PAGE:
This has taught Francois that whether he likes it or not, his efforts are sending a message. “We all think it’s only your life and it doesn’t affect other people. But it does,” he says. “People look at you without you even knowing it and it affects them, good and bad. That’s why you have to be responsible with what you do.”
What does victory feel like? It’s the invisible, seething flash flood of endorphins. It’s the unphotographable feeling of accomplishment. Enjoyment – the symptoms of which can only be seen – is the victory that Francois chases. “It’s a journey, and why would you do it if you don’t enjoy it? It should never be a grudge thing,” he says. “Enjoy the trip there. Find things to amuse yourself along the way. You shouldn’t be so fixated on a goal that your whole world comes crumbling down when things don’t happen according to the way you planned it. Because you can’t – you don’t have full control over everything.”
Get out there, he says. “I would like people to be a bit more daring. Step over your comfort zone. Take risks.”
I suggest that falling while running must surely be one of his biggest risks. “Falling down is part of life, getting back up is living,” he replies. “In the unlikely event that I trip and fall, I do what anybody else would do: get up and get on with it.”
Lately, Francois has been searching for a new challenge. And as he filters through the options, he doesn’t sum them up in the way that most of us do. Challenges, he knows, are best viewed in hindsight.
YOUR GUIDE TO GUIDING
Francois Jacobs says the biggest reason why there aren’t more disabled athletes on the road is because of the challenge of finding guides. Got vision? Partner up with a blind athlete for your next challenge
BE THE FITTEST
Jacobs makes a point of partnering up with superior athletes. “Guides need to be able to talk and run at the same time, and they need to have enough energy while running to pay attention to what’s going on around them. If you’re running at your top speed and they’re hanging on for dear life, they won’t be able to tell you much about potholes and traffic. If they are as fit as you are, you’ll probably find you’ll go slower because they’re looking out for two people.”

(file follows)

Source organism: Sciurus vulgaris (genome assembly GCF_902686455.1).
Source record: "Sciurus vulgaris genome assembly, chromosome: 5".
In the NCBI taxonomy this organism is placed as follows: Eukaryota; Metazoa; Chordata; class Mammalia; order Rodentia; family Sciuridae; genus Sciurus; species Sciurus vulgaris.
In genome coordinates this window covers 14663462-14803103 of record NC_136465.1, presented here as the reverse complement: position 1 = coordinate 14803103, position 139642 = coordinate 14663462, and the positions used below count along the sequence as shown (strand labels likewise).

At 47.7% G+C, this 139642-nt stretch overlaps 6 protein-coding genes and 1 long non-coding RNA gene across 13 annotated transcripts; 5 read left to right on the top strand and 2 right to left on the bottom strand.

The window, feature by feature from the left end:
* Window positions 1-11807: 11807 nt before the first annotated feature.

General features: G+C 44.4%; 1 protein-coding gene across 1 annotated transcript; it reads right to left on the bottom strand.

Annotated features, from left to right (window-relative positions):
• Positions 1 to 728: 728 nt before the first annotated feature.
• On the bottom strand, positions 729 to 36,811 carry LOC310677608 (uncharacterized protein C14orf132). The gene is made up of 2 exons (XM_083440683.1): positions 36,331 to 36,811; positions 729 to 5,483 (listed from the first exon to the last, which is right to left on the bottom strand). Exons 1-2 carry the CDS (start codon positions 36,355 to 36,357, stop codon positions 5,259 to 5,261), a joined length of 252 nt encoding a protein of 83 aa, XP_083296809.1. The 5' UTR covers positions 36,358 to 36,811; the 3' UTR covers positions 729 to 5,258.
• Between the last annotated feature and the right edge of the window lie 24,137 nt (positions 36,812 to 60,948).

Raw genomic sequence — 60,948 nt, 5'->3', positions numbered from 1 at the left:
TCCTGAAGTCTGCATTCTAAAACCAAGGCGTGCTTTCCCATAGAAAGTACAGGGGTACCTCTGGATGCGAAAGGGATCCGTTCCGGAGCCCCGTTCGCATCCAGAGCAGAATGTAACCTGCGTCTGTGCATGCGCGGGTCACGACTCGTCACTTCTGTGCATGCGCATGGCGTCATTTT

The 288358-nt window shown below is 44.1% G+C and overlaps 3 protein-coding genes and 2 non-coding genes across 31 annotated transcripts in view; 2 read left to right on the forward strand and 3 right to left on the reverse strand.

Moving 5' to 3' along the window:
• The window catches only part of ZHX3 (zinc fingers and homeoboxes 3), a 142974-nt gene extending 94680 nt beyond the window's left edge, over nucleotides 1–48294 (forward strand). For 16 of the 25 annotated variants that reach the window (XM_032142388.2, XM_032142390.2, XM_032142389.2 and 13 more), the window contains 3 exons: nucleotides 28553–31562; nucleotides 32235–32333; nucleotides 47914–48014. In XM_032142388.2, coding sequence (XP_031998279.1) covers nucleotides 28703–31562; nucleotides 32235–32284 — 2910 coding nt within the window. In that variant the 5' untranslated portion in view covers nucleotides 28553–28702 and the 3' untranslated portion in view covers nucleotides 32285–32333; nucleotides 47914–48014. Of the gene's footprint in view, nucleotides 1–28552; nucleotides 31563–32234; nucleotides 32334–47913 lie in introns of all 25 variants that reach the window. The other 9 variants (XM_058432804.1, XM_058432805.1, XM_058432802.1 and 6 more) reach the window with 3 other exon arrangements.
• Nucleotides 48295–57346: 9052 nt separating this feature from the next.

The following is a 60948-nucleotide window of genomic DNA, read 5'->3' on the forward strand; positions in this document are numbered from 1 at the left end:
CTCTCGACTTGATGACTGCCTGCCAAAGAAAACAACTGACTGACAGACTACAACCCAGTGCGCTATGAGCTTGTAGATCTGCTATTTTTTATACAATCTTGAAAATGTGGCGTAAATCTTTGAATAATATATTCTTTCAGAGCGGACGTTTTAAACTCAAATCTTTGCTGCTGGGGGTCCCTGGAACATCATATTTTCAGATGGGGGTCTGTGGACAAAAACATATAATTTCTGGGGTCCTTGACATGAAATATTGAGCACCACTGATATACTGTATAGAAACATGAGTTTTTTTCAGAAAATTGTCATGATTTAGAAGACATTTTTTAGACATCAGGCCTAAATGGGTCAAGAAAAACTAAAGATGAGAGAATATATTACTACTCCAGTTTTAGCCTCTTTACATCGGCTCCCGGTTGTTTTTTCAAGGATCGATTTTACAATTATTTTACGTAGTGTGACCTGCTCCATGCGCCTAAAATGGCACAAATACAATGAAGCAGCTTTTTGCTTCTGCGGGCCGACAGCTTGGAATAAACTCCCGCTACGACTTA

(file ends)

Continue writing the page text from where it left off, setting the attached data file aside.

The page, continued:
You’ve got to be a play-by-play announcer. “It is the guide’s responsibility to provide verbal cues to the athlete on things like upcoming hills, turns, curbs, uneven footing, times and other,” Jacobs says. “This really helps if there’re uneven bits in the road because if you don’t expect something, a very small indentation in the road can make you twist your ankle.”
TRY NEW DISCIPLINES
If running isn’t your thing, there are opportunities for guides in other sports too. Jacobs suggests being the pilot on the front of a tandem bicycle. When cycling with an athlete with a disability, you don’t necessarily need to be the stronger stoker of the two, he says, but you just need to be able to handle a bike fairly well.
GET TO THE POINT
Bring your A-game, not your manners. “The guide has to be prepared to throw polite conversation to the wind, and the runner has to be willing to obey immediately,” says Francois. “Be explicit. ‘Be careful here’ doesn’t convey any information. ‘The ground is a little rough here’ tells the runner what he or she needs to know.”
SET THE PACE
Blind people can’t predict the upcoming inclines so the guide has to keep his partner up to speed with the impending gradients. “I communicate with the guy before and I ask them to judge the distance because you need to know whether to give 100% because it’s only 50m to go or whether you have to hold back because it’s a five-kilometre stretch.”
GET IN TOUCH
People who want to get involved should contact the national office of the South African Sports Association for the Physically Disabled who will pass on their details to the relevant sports code in the region. 087 721 8262, email@example.com